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External Publication

Reconciling risk sharing with market discipline: A constructive approach to euro area reform

This publication, written by a group of independent French and German economists, proposes six reforms which, if delivered as a package, would improve the Eurozone’s financial stability, political cohesion, and potential for delivering prosperity to its citizens, all while addressing the priorities and concerns of participating countries.

By: , , , , , , , , , , , , and Date: January 17, 2018 Topic: European Macroeconomics & Governance

After nearly a decade of stagnation, the Eurozone is finally experiencing a robust recovery. While this comes as a relief – particularly in countries with high debt and unemployment levels – it is also breeding complacency about the underlying state of the Eurozone. Maintaining the status quo or settling for marginal changes would be a serious mistake, however, because the currency union continues to suffer from critical weaknesses, including financial fragility, suboptimal conditions for long-term growth, and deep economic and political divisions. While these problems have many causes, a poorly designed fiscal and financial architecture is an important contributor to all of them:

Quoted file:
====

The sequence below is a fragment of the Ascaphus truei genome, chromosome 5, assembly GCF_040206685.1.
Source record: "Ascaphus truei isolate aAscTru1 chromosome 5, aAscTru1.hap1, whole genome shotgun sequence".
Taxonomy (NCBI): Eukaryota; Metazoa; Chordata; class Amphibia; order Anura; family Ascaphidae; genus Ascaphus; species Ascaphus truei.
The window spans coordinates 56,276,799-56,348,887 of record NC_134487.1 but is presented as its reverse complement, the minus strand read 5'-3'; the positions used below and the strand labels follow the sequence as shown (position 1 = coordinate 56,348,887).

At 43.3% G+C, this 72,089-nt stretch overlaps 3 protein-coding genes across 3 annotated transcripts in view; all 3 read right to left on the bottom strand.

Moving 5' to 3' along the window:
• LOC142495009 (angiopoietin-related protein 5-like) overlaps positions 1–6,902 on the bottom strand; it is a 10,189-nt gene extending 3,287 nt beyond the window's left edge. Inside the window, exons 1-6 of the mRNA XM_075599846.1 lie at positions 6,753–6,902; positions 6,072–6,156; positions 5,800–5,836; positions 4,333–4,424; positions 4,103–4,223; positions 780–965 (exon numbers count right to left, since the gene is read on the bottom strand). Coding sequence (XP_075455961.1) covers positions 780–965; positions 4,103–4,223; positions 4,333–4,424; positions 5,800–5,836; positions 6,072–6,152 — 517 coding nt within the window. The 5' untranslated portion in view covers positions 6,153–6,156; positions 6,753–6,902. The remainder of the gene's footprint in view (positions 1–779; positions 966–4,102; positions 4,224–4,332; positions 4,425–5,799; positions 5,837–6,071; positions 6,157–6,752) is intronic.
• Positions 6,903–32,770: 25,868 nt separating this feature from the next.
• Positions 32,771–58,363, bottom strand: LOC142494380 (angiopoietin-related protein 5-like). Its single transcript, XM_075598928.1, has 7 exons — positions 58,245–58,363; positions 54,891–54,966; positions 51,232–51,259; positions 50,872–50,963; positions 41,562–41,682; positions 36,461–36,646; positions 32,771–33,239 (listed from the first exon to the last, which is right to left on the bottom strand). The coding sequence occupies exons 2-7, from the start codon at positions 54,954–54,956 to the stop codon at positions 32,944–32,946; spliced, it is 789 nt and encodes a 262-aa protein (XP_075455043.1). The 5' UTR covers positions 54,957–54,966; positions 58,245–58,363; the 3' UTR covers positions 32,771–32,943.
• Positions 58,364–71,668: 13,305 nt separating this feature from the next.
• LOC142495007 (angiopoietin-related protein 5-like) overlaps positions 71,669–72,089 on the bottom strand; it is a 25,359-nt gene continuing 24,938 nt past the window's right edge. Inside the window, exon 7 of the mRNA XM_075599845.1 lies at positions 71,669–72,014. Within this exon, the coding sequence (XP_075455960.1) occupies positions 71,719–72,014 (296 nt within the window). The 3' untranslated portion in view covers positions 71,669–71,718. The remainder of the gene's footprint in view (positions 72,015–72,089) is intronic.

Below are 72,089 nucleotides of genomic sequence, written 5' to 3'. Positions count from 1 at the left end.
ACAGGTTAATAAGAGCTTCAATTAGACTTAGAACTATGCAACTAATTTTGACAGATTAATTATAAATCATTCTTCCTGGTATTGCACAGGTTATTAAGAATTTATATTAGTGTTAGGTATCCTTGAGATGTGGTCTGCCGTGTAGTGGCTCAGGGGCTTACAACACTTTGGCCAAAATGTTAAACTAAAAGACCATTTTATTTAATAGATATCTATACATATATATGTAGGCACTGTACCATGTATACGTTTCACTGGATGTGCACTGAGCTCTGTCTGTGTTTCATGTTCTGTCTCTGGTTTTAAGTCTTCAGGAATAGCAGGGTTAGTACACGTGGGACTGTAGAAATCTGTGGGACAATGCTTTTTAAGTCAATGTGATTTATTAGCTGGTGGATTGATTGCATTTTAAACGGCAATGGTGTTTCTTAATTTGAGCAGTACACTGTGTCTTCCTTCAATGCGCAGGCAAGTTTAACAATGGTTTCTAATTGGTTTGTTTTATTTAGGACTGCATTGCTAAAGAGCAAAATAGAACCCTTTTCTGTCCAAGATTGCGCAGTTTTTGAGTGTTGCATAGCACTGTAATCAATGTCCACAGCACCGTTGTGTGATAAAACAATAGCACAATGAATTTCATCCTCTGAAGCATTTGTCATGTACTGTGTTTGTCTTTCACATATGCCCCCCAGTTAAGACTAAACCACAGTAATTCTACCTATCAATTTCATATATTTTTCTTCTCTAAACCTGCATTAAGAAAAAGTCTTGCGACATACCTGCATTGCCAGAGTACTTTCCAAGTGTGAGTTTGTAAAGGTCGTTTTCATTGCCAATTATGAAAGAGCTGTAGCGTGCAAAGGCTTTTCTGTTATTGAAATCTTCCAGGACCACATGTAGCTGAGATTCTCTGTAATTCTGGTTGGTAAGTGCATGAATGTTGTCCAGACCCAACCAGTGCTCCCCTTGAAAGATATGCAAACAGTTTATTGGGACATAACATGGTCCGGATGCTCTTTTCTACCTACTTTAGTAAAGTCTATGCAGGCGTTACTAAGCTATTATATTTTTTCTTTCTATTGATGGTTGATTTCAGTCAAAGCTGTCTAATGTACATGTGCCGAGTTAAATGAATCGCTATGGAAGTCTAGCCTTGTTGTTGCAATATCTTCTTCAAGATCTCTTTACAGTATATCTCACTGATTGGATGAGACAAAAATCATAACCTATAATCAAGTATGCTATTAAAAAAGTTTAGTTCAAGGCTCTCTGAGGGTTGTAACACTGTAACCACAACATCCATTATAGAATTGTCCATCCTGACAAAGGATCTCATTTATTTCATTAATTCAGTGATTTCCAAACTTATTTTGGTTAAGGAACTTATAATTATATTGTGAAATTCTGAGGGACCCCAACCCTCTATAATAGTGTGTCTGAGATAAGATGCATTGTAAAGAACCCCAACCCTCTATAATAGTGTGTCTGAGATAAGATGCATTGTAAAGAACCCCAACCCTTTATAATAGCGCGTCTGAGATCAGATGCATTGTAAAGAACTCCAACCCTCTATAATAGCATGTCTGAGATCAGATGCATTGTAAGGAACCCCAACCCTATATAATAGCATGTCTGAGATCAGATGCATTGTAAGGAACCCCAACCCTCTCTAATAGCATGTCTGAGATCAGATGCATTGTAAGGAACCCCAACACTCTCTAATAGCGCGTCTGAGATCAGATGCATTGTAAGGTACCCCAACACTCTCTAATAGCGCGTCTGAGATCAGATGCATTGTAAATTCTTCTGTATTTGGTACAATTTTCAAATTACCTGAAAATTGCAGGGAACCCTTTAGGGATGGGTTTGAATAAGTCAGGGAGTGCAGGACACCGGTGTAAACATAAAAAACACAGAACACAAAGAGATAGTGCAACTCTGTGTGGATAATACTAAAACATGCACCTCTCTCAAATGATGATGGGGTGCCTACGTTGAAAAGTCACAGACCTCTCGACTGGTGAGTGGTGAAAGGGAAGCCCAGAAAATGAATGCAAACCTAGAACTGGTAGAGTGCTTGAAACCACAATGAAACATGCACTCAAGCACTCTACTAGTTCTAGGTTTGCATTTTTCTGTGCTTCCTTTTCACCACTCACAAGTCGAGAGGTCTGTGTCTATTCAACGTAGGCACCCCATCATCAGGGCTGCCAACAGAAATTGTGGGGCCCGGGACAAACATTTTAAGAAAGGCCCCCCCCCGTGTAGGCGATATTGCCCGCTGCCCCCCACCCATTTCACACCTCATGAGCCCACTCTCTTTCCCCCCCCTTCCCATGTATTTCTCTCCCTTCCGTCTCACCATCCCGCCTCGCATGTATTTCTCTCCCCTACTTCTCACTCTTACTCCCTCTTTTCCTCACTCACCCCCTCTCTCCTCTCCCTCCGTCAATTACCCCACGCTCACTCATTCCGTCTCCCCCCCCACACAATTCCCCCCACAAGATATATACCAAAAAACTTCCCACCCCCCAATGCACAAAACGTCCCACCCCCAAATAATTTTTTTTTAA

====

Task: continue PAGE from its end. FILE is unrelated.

• The ‘doom loop’ between banks and sovereigns continues to pose a major threat to individual member states and the Eurozone as a whole. An incomplete banking union and fragmented capital markets prevent the Eurozone from reaping the full benefits of monetary integration and from achieving better risk sharing through market mechanisms.
  • Fiscal rules are non-transparent, pro-cyclical, and divisive, and have not been very effective in reducing public debts. The flaws in the Eurozone’s fiscal architecture have overburdened the ECB and increasingly given rise to political tensions.

The Eurozone’s inability to deal with insolvent countries other than through crisis loans conditioned on harsh fiscal adjustment has fuelled nationalist and populist movements in both debtor and creditor countries. The resulting loss of trust may eventually threaten not just the euro, but the entire European project.

Read more on VOX, CEPR’s policy portal

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Podcast

Podcast

What should public spending look like?

What should we do about the increase in public spending due to COVID-19? Bruegel Director Guntram Wolff and Former Deputy Secretary-General of OECD Ludger Schuknecht discuss.

By: The Sound of Economics Topic: Global Economics & Governance Date: July 14, 2021
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Blog Post

How have the European Central Bank’s negative rates been passed on?

Negative rate cuts are not that different from ‘standard’ rate cuts. Like them, they reduce banks’ margins, but this effect does not appear to be amplified below 0%.

By: Grégory Claeys and Lionel Guetta-Jeanrenaud Topic: European Macroeconomics & Governance Date: July 7, 2021
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External Publication

The Value of Money, Controversial Economic Cultures in Europe: Italy and Germany

A discussion of Italian and German macro-economic cultures and performances.

By: Francesco Papadia Topic: European Macroeconomics & Governance Date: June 10, 2021
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Blog Post

Inflation!? Germany, the euro area and the European Central Bank